October arrived in Southern Ontario with the first night below zero temperature. It is not unusual and none of the perennials were damaged. Back to sunshine with 25° C today!
However, the more than unusual heat wave that blessed us at the end of September made it necessary to spend all afternoons watering the newly planted and the seedlings; watering with the hose gives one plenty of time for meditation….
Looking more closely I noticed that Centaurea salonitana was flowering leaning on a nearby Salvia! Quite exciting because this Centaurea has a pontic, sub-mediterreanean distribution: SE Romania (Dobrogea), Bulgaria, Greece to Russian (Crimea) where it grows in xeric habitats. A nice addition to my ‘thistle-like’ plants collection and a consolation for losing Jurinea sordida after heavy rains this spring.
Another perennial not bothered by the high/low temperatures is the truly ‘perpetually flowering’ Pseudofumaria lutea (Corydalis lutea); still going strong and it will do so until the first hard frost arrives (please ignore the word ‘ hard frost’). For those in love with Corydalis, nothing is much easier and satisfying than growing Psedofumaria species, formerly part of Corydalis. They will reseed around but is very easy to remove the ‘unwanted’.
A Pseudofumaria alba seedling of this year, also decided suddenly its time has come and started flowering.
Scabiosa caucasica ‘Fama’ deserves a special note in this edition. First, I would like to announce for those who don’t already know that Snow White has been found — it was right under my nose (for explanation please read: Where’s the Snow White?).
Thanks to my bad habit of planting seedlings in bunches, the blue and white flowered varieties, ‘Fama Blue’ and ‘Fama White’ were mixed together in the same clump; last year only the blue variety flowered, and not in the deep blue shade of ‘Fama Blue’. The light bluish/lavender obtained in many cases are characteristic of the species (Scabiosa caucasica).
Regardless of the colour, after seeing it performing in my garden, I say Scabiosa caucasica is a truly outstanding perennial for many reasons. Most important, the extremely long flowering period (well into November and December!). Also, very easy to grow from seeds.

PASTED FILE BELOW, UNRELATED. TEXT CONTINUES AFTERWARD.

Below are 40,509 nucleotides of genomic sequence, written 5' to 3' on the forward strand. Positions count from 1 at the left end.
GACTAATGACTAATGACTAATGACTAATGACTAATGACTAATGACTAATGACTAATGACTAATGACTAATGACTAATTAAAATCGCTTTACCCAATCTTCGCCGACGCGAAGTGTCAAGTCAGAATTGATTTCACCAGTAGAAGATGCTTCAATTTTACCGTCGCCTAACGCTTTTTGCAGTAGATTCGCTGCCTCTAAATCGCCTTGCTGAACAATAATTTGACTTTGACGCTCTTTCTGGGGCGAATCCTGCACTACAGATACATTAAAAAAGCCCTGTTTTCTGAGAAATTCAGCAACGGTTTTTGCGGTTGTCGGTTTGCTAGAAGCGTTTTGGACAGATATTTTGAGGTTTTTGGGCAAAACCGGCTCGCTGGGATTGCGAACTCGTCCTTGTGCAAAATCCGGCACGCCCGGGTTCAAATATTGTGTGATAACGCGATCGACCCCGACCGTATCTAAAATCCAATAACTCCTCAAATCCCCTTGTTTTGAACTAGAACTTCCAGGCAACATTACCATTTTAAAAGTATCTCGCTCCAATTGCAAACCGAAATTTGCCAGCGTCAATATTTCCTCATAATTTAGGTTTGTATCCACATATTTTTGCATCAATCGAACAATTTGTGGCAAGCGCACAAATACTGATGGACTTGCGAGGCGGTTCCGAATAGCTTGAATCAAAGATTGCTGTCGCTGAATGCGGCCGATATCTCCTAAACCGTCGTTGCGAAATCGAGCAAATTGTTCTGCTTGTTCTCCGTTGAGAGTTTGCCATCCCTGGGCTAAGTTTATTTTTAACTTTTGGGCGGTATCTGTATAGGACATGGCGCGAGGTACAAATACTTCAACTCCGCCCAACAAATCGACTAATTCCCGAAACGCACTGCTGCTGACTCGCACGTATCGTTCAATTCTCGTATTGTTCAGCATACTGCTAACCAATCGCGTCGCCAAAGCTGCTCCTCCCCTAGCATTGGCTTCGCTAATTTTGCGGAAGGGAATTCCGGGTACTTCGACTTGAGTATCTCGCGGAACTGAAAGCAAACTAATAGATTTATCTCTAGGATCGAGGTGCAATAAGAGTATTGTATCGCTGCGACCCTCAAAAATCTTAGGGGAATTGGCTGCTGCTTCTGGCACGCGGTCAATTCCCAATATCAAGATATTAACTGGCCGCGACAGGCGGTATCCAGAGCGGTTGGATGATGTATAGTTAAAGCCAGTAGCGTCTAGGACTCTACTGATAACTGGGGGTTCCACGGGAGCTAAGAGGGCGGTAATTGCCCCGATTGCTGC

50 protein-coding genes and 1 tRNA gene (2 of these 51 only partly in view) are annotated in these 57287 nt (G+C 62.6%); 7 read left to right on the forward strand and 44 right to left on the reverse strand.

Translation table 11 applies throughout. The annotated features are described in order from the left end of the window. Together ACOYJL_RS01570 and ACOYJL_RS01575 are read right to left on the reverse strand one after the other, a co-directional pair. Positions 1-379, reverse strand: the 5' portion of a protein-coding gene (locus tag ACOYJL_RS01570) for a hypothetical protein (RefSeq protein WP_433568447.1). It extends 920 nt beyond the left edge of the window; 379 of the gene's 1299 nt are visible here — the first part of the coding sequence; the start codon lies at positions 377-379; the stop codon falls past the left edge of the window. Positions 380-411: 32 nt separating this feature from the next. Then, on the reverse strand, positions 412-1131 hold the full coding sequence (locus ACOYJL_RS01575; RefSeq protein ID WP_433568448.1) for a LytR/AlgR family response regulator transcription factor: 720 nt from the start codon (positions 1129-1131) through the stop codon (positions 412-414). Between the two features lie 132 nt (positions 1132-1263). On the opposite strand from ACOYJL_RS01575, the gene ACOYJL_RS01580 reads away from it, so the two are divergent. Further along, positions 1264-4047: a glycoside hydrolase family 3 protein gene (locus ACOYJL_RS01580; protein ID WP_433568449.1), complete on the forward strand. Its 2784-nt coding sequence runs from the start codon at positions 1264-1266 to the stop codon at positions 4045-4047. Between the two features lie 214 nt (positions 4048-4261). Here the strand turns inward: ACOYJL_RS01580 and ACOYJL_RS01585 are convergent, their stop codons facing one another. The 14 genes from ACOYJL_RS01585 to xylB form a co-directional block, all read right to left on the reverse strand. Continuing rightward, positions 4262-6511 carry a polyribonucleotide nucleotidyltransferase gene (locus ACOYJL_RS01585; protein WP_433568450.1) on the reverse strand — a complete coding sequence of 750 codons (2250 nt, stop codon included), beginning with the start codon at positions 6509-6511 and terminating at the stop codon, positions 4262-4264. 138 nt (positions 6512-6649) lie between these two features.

Many thanks to Robert Pavlis for providing the initial seeds from Scabiosa caucasica ‘Fama White’ and ‘Fama Blue’. They are offered now simply as ‘Fama’.
Under Sad news, the end of September has marked the passing of Prof. Norman C. Deno.
Well known for his work on deciphering the seed’s secrets and his widely available book “Seed germination, theory and practice”, which is still used as a reference by gardeners, growers and researchers, all over the world. You can read the obituary posted on the NARGS website.
He will be remembered.
The seed stock has been refreshed for many species; new ones have been added, and more are still to come. I think Amphicarpaea, Symplocarpus (skunk cabbage) and few more will be ready to collect soon (fingers crossed for Gentiana andrewsii).
Newly added to Canada 150 Celebration Sale category in September was Spigelia marilandica. I am happy that thanks to a patient friend there are more seeds available of this woodland gem. It is not the sort of perennial that flowers and increases much in the first couple of years, but it is worth the wait. In the picture is a 2 year-old plant re-flowering in my garden right now. Alas, the hummingbirds are gone…
It’s not easy to add new native species to the list when not traveling outside Ontario, so I was pleased to find and collect a few from Chamaedaphne calyculata (leatherleaf) and Rhododendron groenlandicum (syn. Ledum, Bog Labrador tea). I hope someone will give them a try. You don’t really have to slog into a bog to find the Bog labrador tea, so there are more opportunities to grow it in the garden.
Those interested may also like to know that Lindera benzoin (northern spicebush) and Prosartes lanuginosa moist packed seeds are now available. The nr. seeds/pck. has been increased for Lindera, giving a better chance to obtain a good ratio of female/male plants.
My Lindera seedlings have put up quite a nice growth in their first year; ready to be planted in the garden! A few will be shared, I don’t need that many. Keep in mind when choosing the pot size for sowing, that you can count on 99% germination (moist stored seeds).
The ‘babies’ Prosartes were excused not being very photogenic at this time (slugs attack).
Saying goes that people don’t like reading long posts on blogs, so I should better end; just few more lines about the Seed exchanges (on short Seedex).
October is the time to donate seeds to the exchanges organized by various plant societies. This much anticipated event is in the benefit of the Societies and their members alike, so please think about sharing some seeds (of properly identified species). I presume that those reading this newsletter already belong to a Society or two, but if you need ideas I recommend the ones where I donate (click for the links):
Ontario Rock Garden and Hardy Plants Society
and the larger than life – Scottish Rock Garden Society
Details about the Seedex can be found on their websites.
I will tell you a secret – it is not just about the few seeds that arrive in small packets. At a time when I had absolutely no possibilities to grow plants from seeds, I used to browse the Seedex lists just for the delight of seeing what species were offered. I’m sure others did/do the same thinking: Oh! I hope to grow that one day or, I used to grow it, how nice it was…
Yes, plant geeks engage in weird readings ;) I hope these Seedex lists will always be available for those in need, either for sowing or the read!
My best regards and many thanks to all – enjoy the beauty of fall!